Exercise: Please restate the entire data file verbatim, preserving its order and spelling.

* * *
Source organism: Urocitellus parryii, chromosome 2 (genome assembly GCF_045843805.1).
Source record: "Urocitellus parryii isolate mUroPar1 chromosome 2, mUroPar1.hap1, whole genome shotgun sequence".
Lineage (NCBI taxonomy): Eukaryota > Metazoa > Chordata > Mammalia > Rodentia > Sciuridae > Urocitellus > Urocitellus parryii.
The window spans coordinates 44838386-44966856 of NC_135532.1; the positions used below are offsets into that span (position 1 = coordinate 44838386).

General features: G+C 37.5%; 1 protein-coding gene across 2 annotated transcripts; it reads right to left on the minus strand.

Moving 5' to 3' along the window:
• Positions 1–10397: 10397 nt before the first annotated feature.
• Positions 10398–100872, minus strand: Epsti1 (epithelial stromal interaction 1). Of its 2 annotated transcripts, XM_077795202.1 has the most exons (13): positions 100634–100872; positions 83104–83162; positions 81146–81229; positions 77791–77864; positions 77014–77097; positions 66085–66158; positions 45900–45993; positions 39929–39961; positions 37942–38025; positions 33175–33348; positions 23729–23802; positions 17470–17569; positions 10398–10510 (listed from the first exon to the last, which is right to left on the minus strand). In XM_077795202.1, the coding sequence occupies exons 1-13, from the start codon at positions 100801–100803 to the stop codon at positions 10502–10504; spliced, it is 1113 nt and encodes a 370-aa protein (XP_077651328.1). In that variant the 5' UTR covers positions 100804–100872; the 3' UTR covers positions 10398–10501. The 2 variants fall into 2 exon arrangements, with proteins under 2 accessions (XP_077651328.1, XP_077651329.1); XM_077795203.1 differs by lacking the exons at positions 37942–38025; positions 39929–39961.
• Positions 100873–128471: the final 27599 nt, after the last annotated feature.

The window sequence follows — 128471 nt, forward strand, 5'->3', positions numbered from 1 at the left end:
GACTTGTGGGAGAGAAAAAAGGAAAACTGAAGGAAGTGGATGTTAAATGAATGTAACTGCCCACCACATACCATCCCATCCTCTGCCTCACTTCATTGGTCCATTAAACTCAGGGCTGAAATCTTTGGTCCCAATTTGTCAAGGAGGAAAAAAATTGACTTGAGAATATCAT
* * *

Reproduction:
Source organism: Urocitellus parryii, chromosome 2 (genome assembly GCF_045843805.1).
Source record: "Urocitellus parryii isolate mUroPar1 chromosome 2, mUroPar1.hap1, whole genome shotgun sequence".
Lineage (NCBI taxonomy): Eukaryota > Metazoa > Chordata > Mammalia > Rodentia > Sciuridae > Urocitellus > Urocitellus parryii.
The window spans coordinates 44838386-44966856 of NC_135532.1; the positions used below are offsets into that span (position 1 = coordinate 44838386).

General features: G+C 37.5%; 1 protein-coding gene across 2 annotated transcripts; it reads right to left on the minus strand.

Moving 5' to 3' along the window:
• Positions 1–10397: 10397 nt before the first annotated feature.
• Positions 10398–100872, minus strand: Epsti1 (epithelial stromal interaction 1). Of its 2 annotated transcripts, XM_077795202.1 has the most exons (13): positions 100634–100872; positions 83104–83162; positions 81146–81229; positions 77791–77864; positions 77014–77097; positions 66085–66158; positions 45900–45993; positions 39929–39961; positions 37942–38025; positions 33175–33348; positions 23729–23802; positions 17470–17569; positions 10398–10510 (listed from the first exon to the last, which is right to left on the minus strand). In XM_077795202.1, the coding sequence occupies exons 1-13, from the start codon at positions 100801–100803 to the stop codon at positions 10502–10504; spliced, it is 1113 nt and encodes a 370-aa protein (XP_077651328.1). In that variant the 5' UTR covers positions 100804–100872; the 3' UTR covers positions 10398–10501. The 2 variants fall into 2 exon arrangements, with proteins under 2 accessions (XP_077651328.1, XP_077651329.1); XM_077795203.1 differs by lacking the exons at positions 37942–38025; positions 39929–39961.
• Positions 100873–128471: the final 27599 nt, after the last annotated feature.

The window sequence follows — 128471 nt, forward strand, 5'->3', positions numbered from 1 at the left end:
GACTTGTGGGAGAGAAAAAAGGAAAACTGAAGGAAGTGGATGTTAAATGAATGTAACTGCCCACCACATACCATCCCATCCTCTGCCTCACTTCATTGGTCCATTAAACTCAGGGCTGAAATCTTTGGTCCCAATTTGTCAAGGAGGAAAAAAATTGACTTGAGAATATCAT